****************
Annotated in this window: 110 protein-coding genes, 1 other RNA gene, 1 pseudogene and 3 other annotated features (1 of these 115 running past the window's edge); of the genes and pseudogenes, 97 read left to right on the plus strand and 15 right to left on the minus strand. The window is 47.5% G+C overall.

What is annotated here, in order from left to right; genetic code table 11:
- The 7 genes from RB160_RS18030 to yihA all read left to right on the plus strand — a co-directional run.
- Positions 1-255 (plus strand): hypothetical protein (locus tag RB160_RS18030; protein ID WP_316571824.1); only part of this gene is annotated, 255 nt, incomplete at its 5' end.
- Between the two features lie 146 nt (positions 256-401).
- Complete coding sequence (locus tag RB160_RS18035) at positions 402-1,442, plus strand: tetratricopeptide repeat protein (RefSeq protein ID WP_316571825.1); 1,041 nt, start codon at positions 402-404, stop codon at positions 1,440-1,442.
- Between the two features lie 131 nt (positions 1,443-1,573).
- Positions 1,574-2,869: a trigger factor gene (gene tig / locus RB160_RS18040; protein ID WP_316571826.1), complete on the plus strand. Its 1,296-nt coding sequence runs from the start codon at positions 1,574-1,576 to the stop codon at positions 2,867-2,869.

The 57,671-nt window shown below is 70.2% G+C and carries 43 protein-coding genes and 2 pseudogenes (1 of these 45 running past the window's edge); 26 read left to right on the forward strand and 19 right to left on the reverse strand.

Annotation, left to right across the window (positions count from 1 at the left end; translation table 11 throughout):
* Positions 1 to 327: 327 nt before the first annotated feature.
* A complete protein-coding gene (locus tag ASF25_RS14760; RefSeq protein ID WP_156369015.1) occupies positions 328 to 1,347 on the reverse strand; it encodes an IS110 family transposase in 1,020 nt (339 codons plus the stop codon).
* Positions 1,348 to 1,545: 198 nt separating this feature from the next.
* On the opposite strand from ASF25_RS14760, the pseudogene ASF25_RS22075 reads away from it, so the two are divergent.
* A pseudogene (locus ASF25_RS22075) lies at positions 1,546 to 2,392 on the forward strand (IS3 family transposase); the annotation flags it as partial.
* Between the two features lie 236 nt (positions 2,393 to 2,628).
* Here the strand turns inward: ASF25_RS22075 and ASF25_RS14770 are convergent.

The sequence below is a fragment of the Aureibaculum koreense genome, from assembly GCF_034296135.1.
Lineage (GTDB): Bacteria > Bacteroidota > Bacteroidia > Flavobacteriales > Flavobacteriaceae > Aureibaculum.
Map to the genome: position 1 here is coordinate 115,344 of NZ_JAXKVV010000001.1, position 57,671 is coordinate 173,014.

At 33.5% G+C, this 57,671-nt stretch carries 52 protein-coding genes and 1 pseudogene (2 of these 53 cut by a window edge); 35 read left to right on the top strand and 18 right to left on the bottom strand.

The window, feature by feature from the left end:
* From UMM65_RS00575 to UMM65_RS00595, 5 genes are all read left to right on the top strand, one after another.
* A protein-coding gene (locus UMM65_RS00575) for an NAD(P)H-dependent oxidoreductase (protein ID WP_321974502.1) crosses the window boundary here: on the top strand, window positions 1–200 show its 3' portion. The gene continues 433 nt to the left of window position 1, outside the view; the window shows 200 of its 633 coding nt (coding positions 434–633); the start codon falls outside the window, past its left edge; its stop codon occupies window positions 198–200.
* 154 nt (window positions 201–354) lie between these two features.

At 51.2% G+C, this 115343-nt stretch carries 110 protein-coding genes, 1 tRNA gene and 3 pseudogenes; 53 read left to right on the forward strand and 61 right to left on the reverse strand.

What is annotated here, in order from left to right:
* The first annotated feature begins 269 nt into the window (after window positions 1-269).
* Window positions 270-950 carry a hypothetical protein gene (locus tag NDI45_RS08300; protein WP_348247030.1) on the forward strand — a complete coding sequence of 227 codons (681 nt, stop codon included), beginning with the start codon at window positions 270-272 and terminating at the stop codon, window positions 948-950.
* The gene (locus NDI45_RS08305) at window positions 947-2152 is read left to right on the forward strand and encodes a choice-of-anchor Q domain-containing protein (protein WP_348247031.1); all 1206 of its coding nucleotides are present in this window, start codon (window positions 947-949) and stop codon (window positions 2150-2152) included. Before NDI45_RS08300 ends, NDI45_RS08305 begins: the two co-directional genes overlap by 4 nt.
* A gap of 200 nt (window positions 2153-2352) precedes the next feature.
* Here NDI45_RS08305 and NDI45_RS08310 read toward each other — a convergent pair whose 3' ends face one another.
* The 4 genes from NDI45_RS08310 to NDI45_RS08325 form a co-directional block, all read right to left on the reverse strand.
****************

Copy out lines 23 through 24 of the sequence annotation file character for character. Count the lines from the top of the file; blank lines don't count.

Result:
* From UMM65_RS00575 to UMM65_RS00595, 5 genes are all read left to right on the top strand, one after another.
* A protein-coding gene (locus UMM65_RS00575) for an NAD(P)H-dependent oxidoreductase (protein ID WP_321974502.1) crosses the window boundary here: on the top strand, window positions 1–200 show its 3' portion. The gene continues 433 nt to the left of window position 1, outside the view; the window shows 200 of its 633 coding nt (coding positions 434–633); the start codon falls outside the window, past its left edge; its stop codon occupies window positions 198–200.